If Interpol wasn’t playing big halls, such as the Tower Theater, where it will perform tonight, it would feel like it’s 2000 again when the band was emerging as part of a fertile New York scene.
The band is getting back to basics with its latest album, the aptly titled eponymous release, which lacks the sheen of Interpol’s last album, the disappointing, ‘Our Love to Admire .’
The songs are raw and effectively terse just like its early tunes. The solid rhythm section of bassist Carlos Dengler and drummer Sam Fogarino, is at the front of the aural assault.
However, the former left the band after completing the album. Dengler, who was apparently unhappy over recent years in Interpol, has lightened the load for Interpol by saying goodbye.
“I’m happy that he left,” Fogarino said while calling from Washington D.C. “It was a drag being around someone who is so sad. Why beg someone to be with you that doesn’t want to be with you? With Carlos D. gone, it’s like a cloud hanging over the band is gone.”
Fogarino stresses that the band, which includes vocalist-guitarist Paul Banks, guitarist Daniel Kessler and touring bassist David Pajo, is getting along like it did during the early years.
“It definitely feels like that,” Fogarino said. “We’re all getting on great. We had so much fun when we started the band. It’s nice to feel good about recording, performing and just being around each other. The funny thing is that I played with Carlos for ten years and there was not that much conversation between the two of us. It’s funny. But I will say that we made some great music.”
Interpol emerged from the New York scene courtesy of its dark, atmospheric sound, which drew comparisons to Joy Division. The somber debut, 2002’s ‘Turn On The Bright Lights,’ helped turn the band into an indie sensation.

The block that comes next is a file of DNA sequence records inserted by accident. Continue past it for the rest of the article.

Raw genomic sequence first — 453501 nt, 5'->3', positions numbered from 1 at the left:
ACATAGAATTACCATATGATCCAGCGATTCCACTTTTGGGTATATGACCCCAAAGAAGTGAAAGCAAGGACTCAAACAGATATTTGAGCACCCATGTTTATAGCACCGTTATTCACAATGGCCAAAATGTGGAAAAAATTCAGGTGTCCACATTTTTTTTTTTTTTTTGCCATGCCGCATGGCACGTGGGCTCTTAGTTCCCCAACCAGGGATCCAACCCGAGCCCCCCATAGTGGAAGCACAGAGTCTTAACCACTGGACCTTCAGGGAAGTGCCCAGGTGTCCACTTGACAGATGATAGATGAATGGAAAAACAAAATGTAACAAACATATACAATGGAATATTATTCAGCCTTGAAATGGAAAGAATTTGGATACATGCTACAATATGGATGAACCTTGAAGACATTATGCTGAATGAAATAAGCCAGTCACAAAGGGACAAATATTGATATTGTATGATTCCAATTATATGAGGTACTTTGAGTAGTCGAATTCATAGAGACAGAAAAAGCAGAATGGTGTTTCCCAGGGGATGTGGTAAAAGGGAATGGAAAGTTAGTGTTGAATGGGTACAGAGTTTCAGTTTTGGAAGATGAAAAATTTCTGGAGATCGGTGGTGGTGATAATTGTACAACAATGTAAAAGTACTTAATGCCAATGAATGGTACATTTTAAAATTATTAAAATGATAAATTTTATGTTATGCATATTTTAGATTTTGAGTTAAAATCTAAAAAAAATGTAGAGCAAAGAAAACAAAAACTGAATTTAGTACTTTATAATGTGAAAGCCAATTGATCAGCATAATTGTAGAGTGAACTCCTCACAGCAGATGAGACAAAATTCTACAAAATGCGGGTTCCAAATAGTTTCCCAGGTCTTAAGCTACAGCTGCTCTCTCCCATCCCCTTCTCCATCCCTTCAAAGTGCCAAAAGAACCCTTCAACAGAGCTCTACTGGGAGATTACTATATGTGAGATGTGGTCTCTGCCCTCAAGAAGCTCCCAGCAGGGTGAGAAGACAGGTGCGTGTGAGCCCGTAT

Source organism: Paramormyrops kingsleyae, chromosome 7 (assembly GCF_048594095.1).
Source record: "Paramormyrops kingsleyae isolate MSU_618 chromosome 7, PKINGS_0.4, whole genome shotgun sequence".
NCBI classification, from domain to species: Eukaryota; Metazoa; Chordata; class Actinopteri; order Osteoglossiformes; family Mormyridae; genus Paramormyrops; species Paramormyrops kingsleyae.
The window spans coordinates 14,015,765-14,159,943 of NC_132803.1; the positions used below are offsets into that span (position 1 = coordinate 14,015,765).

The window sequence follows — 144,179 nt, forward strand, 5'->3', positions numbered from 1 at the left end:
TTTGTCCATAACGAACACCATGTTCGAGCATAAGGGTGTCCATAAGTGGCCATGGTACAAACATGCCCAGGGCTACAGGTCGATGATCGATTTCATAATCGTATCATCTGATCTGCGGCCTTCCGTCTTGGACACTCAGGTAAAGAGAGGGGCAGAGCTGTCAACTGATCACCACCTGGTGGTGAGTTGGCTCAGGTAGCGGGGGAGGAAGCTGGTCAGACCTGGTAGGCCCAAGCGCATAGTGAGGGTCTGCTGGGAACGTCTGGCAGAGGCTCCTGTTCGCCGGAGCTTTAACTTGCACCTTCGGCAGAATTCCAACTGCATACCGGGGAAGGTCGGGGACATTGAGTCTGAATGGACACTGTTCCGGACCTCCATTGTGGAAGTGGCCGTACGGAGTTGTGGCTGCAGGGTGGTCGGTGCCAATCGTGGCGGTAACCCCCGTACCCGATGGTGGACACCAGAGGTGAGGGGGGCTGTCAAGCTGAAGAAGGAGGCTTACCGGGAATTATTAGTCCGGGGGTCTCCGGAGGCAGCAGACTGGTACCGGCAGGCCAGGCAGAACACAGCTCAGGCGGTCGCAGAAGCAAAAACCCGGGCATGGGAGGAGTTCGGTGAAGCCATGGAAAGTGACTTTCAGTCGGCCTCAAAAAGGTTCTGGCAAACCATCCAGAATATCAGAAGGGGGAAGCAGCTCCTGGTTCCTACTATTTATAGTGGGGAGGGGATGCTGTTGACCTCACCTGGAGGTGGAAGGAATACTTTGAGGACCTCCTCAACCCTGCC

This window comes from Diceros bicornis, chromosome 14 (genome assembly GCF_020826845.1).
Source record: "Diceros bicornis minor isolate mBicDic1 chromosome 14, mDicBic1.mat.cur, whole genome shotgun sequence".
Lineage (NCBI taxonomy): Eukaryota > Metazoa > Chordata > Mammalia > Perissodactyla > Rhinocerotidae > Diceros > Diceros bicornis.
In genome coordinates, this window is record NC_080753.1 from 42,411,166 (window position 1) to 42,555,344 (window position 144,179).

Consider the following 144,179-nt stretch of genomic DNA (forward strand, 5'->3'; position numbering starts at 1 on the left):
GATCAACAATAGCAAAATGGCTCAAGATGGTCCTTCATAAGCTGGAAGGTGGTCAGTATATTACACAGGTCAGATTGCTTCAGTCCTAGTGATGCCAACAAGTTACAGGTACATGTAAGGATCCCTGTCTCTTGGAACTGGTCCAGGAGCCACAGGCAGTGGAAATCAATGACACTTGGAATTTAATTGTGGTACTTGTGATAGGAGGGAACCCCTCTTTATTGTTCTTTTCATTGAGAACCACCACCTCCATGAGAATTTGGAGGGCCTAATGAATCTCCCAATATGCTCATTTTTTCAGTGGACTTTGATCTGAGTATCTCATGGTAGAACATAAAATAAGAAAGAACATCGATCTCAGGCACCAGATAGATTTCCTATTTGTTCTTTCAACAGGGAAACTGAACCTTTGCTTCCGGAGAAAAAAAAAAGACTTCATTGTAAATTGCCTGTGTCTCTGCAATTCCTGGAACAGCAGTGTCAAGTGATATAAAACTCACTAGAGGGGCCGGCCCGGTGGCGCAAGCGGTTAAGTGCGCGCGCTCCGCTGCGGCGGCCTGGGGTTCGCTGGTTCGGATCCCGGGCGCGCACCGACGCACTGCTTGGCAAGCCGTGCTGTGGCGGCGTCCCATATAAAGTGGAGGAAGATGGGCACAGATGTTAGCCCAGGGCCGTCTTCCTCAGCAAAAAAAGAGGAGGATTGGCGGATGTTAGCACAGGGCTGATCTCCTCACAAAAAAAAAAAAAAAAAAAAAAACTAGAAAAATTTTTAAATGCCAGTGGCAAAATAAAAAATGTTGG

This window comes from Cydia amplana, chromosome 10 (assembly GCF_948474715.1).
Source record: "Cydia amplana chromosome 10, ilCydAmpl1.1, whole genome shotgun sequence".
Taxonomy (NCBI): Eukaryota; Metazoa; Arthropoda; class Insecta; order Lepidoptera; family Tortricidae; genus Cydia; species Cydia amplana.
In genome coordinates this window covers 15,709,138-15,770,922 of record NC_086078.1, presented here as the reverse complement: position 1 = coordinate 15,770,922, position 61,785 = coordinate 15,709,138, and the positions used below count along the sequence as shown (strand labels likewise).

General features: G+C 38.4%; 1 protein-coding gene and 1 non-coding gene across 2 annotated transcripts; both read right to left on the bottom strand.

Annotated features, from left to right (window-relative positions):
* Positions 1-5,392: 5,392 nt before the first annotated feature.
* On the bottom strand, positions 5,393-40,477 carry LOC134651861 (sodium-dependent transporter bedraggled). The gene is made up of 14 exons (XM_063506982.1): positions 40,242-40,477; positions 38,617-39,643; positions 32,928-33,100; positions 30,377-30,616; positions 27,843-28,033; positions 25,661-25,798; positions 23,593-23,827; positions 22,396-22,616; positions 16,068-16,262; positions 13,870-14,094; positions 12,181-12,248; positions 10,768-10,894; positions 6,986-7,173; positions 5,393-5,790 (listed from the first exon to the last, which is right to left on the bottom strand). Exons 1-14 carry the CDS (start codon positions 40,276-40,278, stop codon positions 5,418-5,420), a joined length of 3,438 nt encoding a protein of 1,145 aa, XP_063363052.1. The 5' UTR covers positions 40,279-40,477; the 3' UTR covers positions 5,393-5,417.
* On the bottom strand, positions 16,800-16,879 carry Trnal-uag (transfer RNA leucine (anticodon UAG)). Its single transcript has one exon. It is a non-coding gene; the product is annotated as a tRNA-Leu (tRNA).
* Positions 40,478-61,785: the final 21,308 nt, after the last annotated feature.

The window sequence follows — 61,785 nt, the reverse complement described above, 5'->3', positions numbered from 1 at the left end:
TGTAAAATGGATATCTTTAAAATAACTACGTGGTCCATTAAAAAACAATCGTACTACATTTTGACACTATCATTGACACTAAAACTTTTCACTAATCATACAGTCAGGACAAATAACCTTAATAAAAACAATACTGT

The group’s fan base burgeoned with 2004’s ‘Antics,’ which arguably is the act’s most accessible album.
An ill-advised move to a major label spawned the excessive ‘Our Love to Admire.’ “That just didn’t work out,” Fogarino said. “We went to the label that has Radiohead and all these great legacy acts. When we started making that album (‘Admire’), a lot of the people that brought us to that label (Capitol) were gone. It was a sad time for the band. We weren’t comfortable with that situation and we were beaten up by the road. It just wasn’t working out for us.”
Interpol is back with its original record company, Matador, and is making music, which resounds of its hey day.
“We’re in a comfortable place right now and our work is benefitting from it,” Fogarino said. “We’re really enjoying each other’s company,” Fogarino said. “I can’t remember how long it’s been since that’s been the case. We’re happy with Matador. We’re just in a good place right now. I can’t complain about anything. I’m just glad we’re still together making the music that we want to make and we’re all good now.”